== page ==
“I wanted to have fun with my friends and experience Picnic Day, but fasting and not even being able to drink anything was really difficult because you are walking around all day and it’s a lot of exertion, so you just get tired really easily,” Khan said. “All my friends got to get lunch from the food trucks and try out the nitrogen ice cream, and you go along and have a good time, but you miss out on some things because of [Ramadan].”

Some students believe that the school should move the date of Picnic Day altogether, as the dates of Ramadan are known beforehand every year. For instance, this year’s Picnic Day was celebrated on April 15, only a mere six days before the end of Ramadan. 

“If they moved it two weeks later,” Khan said, “we would have been able to do everything everyone else was doing.”

Still, not all Muslim students feel their Picnic Day experience was hindered by their observance of Ramadan, such as Jannat Ashfaq, a third-year microbiology major. 

“I had all these friends around me who were accommodating and we did all these other things together, and when they did want to drink, I had alternate activities because of my amazing clubs here,” Ashfaq said. “The Pakistani Student Association and the Muslim Student Association [MSA] had a lot of activities to be involved in. We had an Iftar in the evening. Everyone got food, we got dessert after [and] it was fun.”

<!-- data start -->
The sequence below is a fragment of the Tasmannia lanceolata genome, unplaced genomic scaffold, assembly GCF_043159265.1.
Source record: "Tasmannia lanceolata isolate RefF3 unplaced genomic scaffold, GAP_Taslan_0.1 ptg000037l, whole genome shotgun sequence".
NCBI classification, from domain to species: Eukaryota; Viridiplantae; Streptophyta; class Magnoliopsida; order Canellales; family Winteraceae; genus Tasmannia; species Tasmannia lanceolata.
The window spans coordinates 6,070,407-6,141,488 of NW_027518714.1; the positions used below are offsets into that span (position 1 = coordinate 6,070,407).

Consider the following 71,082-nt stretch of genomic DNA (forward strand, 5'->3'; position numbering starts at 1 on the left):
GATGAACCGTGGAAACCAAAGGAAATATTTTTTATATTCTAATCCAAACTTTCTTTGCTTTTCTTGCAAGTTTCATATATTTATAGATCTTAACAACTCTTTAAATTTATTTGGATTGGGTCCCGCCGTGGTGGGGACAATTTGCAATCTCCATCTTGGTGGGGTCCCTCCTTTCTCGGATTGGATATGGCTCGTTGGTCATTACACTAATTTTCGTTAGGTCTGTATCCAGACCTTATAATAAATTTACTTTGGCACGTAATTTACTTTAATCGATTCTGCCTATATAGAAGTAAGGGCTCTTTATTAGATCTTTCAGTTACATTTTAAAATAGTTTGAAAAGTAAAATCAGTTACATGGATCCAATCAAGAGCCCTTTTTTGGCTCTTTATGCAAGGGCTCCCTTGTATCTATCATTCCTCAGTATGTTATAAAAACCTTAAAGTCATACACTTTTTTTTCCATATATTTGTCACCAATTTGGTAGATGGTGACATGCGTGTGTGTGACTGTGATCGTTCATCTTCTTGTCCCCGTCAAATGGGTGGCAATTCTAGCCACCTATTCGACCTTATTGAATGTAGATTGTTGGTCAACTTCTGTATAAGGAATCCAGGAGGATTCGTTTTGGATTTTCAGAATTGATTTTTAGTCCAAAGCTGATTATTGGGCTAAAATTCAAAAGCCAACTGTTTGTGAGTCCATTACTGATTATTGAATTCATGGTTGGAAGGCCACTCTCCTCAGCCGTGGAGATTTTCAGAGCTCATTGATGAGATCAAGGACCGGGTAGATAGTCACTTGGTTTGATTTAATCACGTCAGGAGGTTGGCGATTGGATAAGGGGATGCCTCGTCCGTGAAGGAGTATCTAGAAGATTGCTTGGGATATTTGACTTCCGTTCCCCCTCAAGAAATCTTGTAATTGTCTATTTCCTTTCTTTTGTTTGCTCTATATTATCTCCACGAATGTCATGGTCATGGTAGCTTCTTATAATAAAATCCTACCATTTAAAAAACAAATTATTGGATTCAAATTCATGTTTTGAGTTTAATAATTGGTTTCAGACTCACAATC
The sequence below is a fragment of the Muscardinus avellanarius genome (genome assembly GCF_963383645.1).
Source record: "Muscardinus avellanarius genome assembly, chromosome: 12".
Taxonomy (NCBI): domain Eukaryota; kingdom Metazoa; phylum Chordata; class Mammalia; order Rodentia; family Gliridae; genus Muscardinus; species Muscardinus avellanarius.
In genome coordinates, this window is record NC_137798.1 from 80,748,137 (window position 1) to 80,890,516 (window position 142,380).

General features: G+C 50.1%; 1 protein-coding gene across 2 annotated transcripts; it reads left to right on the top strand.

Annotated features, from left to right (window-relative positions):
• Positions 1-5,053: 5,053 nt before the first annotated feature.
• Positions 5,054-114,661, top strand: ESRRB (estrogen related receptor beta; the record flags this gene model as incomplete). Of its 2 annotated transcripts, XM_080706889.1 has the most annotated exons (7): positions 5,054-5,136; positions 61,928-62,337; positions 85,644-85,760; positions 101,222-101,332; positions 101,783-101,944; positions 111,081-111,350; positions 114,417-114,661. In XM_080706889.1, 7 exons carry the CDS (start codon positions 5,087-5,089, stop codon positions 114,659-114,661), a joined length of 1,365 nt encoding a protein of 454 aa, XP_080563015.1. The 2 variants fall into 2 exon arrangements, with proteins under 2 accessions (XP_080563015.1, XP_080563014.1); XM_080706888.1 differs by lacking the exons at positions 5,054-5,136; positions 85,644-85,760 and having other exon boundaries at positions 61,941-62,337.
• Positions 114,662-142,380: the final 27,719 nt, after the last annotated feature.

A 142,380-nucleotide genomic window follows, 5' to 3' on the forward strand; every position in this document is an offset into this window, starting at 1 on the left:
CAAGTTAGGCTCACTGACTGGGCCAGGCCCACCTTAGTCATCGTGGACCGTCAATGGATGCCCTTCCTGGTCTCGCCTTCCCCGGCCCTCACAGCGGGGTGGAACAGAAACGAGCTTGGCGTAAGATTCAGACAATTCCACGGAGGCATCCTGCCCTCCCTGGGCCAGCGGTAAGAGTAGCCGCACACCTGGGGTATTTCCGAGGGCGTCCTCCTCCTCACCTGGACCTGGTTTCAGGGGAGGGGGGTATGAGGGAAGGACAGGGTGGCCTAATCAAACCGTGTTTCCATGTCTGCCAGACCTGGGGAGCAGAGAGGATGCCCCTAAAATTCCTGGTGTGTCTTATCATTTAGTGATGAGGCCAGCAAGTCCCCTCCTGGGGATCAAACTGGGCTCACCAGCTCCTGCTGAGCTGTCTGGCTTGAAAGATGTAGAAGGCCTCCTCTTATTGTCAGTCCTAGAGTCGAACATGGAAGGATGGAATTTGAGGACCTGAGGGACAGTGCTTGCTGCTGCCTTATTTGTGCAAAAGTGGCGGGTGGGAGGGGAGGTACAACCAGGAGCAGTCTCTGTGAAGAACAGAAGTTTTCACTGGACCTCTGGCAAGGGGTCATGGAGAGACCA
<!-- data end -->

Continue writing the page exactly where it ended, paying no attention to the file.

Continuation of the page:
Tahmas said her Picnic Day experience was also spent with Muslim community members off-campus.

“This year we had a student-led group called Project Rahman from the Muslim community,” Tahmas said. “One of the leaders put together an event at Colleges at La Rue where we bagged a bunch of meals for the homeless. We went to an area in Sacramento with a large homeless population. We handed out around 200 [meals].”

Tahmas emphasized the important role the community has played in her positive experiences practicing Ramadan, even during events like Picnic Day.

“On campus, I’ve developed such a beautiful community, especially at the Islamic center, with the MSA on campus and even just with my ethnic background,” Tahmas said. “It’s cool to come in congregation and be able to practice faith with one another and know that you are not alone on campus, so I think that’s really amazing.”

While Muslim students shared varying Picnic Day experiences, many still hope the school will take religious holidays into further consideration when planning campus events. 

According to Ashfaq, accommodations for Muslim students are open during campus events, such as the reflection room, a multi-faith room for students to practice their faith in, located in the Cross Cultural Center on campus. 

“It is kind of in a corner, so I think it would have been nice if they advertised it or made a sign saying you can go here,” Ashfaq said. “I know they post a lot about Picnic Day, if in one of those posts they could maybe post about accommodations like the reflection room, it would be nice. We have a pronounced Muslim community here, and if they could advertise it on a day like this, it would probably mean the world to a lot of Muslims.”

Written by: Mia Baltierra — features@theaggie.org